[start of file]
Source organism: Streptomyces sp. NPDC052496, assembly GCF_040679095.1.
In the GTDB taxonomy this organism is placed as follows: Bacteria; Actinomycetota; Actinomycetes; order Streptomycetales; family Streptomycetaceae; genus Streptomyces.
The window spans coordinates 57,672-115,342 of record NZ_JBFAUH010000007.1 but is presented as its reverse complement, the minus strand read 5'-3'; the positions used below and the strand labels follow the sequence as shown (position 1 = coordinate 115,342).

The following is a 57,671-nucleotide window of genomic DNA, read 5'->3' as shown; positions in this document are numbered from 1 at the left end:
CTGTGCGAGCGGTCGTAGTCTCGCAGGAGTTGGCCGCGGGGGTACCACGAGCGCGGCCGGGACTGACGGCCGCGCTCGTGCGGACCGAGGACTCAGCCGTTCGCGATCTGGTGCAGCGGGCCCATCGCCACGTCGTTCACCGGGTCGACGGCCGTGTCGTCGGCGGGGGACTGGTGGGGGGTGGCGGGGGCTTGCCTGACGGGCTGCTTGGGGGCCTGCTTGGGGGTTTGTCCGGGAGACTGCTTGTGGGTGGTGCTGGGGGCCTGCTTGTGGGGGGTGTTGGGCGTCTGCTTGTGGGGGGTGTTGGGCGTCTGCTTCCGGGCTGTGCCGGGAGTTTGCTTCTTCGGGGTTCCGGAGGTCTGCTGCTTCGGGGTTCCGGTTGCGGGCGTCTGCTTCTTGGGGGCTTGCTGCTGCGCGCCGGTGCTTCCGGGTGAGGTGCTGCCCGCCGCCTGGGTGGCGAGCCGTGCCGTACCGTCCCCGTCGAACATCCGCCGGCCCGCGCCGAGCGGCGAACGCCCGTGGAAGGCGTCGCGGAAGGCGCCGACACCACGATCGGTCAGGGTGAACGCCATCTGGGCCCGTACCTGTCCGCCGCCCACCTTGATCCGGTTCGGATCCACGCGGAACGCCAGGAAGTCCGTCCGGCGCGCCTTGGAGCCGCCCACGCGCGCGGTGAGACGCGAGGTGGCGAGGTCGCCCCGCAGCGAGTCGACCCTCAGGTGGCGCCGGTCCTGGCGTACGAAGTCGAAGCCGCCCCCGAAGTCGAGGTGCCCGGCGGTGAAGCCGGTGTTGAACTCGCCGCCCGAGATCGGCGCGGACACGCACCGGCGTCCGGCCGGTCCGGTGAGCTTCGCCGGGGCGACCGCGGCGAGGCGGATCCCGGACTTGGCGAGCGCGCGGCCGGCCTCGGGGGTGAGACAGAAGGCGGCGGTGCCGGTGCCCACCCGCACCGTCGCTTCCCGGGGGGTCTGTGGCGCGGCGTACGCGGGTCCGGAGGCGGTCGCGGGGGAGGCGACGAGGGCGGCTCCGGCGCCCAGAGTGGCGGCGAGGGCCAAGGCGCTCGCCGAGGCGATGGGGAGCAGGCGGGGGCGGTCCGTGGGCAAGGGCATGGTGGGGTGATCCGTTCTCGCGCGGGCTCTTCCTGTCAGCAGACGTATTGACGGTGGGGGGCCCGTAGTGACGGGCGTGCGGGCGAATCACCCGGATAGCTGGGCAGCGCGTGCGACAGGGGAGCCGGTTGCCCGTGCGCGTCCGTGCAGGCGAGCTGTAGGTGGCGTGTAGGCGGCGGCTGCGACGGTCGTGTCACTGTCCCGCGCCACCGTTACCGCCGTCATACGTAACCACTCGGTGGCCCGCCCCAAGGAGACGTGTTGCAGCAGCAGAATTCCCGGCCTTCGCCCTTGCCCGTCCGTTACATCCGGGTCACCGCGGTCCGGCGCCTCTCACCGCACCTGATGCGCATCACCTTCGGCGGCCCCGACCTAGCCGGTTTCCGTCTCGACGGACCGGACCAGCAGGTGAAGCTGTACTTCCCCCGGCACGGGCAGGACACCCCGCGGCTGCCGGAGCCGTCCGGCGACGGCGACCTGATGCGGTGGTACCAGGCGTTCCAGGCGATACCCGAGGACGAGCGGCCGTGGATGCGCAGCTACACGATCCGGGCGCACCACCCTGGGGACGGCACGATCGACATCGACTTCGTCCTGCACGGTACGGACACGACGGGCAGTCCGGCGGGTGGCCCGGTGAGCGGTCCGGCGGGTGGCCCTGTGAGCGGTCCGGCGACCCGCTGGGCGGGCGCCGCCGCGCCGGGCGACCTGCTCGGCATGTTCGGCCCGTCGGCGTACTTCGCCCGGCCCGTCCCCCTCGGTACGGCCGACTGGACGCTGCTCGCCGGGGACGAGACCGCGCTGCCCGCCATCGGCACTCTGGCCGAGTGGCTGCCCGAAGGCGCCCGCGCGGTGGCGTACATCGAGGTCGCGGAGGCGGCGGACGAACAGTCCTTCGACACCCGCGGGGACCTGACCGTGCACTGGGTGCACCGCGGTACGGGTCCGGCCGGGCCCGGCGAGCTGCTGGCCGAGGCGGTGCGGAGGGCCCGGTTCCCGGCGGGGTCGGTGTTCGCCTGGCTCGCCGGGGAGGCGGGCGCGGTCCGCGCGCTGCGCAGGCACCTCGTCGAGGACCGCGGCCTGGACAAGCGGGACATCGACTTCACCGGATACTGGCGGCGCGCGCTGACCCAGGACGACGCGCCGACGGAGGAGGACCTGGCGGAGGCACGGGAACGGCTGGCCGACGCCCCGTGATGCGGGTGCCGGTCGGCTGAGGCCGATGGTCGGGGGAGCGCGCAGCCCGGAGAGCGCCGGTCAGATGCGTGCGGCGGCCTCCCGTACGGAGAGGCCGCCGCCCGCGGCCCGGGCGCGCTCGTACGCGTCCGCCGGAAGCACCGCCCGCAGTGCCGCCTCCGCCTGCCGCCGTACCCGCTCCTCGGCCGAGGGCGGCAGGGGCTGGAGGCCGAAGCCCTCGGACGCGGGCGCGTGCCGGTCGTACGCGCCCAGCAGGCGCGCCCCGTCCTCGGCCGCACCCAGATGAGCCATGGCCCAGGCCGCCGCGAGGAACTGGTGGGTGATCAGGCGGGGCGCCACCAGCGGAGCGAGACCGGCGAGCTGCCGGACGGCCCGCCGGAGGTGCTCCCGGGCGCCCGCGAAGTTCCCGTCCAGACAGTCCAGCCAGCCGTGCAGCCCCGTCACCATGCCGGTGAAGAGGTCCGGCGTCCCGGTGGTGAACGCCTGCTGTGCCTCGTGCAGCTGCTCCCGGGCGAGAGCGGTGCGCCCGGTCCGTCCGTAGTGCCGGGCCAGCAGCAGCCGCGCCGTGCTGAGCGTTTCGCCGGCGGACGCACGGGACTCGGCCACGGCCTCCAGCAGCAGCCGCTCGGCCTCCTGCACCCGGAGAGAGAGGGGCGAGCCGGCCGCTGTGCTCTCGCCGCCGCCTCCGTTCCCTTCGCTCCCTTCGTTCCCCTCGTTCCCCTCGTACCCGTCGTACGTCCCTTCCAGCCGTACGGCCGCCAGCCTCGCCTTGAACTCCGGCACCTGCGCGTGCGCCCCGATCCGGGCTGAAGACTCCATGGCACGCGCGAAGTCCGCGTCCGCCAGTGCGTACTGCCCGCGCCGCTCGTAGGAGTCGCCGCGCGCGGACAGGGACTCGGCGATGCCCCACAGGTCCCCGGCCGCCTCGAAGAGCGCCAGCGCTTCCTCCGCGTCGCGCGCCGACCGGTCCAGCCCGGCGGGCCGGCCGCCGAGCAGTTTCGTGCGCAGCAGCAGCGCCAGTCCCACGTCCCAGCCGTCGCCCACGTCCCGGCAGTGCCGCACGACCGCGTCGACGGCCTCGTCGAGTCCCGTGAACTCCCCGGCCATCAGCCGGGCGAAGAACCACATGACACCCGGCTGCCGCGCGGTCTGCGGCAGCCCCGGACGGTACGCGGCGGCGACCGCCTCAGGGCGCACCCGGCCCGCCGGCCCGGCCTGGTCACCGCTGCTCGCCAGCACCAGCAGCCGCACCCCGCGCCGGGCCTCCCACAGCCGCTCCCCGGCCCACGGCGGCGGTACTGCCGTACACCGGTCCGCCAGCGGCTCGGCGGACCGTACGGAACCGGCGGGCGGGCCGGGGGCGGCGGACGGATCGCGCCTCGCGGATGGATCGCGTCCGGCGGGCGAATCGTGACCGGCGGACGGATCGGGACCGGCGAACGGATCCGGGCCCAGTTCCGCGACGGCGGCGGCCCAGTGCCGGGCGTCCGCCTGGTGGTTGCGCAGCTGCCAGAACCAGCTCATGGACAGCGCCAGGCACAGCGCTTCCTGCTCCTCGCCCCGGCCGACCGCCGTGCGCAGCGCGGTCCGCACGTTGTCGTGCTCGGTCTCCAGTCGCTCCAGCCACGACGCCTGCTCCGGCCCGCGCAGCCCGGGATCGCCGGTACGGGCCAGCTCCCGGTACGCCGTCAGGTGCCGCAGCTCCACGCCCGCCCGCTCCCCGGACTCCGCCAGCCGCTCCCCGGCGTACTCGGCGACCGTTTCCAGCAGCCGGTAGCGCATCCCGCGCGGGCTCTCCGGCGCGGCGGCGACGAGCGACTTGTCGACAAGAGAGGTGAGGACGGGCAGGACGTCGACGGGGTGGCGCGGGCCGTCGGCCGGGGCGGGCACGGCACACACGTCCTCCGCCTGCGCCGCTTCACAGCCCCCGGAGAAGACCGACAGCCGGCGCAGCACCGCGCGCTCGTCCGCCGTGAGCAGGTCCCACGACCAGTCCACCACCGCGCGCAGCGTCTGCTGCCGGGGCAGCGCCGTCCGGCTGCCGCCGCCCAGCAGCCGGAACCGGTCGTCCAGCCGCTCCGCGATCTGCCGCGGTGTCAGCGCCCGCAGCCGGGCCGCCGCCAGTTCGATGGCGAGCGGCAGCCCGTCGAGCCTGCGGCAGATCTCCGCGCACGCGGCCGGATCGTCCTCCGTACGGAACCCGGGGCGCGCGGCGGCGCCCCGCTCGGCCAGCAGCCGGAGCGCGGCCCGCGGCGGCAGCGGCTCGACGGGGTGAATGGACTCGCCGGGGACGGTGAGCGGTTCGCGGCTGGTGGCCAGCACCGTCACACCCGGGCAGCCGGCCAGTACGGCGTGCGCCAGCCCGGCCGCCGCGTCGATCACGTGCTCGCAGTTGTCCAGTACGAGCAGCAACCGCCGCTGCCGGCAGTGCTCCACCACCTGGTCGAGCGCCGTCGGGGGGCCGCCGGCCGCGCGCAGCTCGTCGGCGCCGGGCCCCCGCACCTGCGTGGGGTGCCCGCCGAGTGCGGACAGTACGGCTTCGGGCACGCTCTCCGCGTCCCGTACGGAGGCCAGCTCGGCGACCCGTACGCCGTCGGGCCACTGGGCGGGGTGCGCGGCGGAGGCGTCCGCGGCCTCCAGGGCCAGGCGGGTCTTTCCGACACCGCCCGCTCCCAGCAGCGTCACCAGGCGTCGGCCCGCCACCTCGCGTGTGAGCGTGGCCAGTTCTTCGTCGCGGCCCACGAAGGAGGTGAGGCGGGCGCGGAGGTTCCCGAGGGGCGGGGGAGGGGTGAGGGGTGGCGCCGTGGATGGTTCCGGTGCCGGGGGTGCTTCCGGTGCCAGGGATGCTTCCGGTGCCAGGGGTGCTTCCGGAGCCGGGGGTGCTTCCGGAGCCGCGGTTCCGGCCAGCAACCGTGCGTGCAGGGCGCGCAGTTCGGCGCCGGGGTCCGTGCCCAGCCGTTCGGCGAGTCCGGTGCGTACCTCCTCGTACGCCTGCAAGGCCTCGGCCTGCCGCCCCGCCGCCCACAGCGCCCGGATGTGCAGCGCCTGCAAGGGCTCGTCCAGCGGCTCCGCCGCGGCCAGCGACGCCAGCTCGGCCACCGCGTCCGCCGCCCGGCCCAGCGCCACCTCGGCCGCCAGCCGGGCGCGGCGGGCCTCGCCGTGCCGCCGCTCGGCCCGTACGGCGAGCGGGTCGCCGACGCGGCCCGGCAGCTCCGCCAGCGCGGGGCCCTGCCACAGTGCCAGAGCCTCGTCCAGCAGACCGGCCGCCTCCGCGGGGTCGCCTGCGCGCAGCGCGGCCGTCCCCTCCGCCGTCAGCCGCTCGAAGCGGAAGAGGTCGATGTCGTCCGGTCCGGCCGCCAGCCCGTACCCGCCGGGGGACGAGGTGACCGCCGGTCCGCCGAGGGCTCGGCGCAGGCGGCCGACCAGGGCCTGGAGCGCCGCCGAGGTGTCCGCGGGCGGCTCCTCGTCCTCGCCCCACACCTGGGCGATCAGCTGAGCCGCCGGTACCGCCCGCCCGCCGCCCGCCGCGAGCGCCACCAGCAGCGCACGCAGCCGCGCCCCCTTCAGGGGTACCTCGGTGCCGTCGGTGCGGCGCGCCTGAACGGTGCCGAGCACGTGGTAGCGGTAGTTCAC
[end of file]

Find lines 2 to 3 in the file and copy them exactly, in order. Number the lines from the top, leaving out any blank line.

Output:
In the GTDB taxonomy this organism is placed as follows: Bacteria; Actinomycetota; Actinomycetes; order Streptomycetales; family Streptomycetaceae; genus Streptomyces.
The window spans coordinates 57,672-115,342 of record NZ_JBFAUH010000007.1 but is presented as its reverse complement, the minus strand read 5'-3'; the positions used below and the strand labels follow the sequence as shown (position 1 = coordinate 115,342).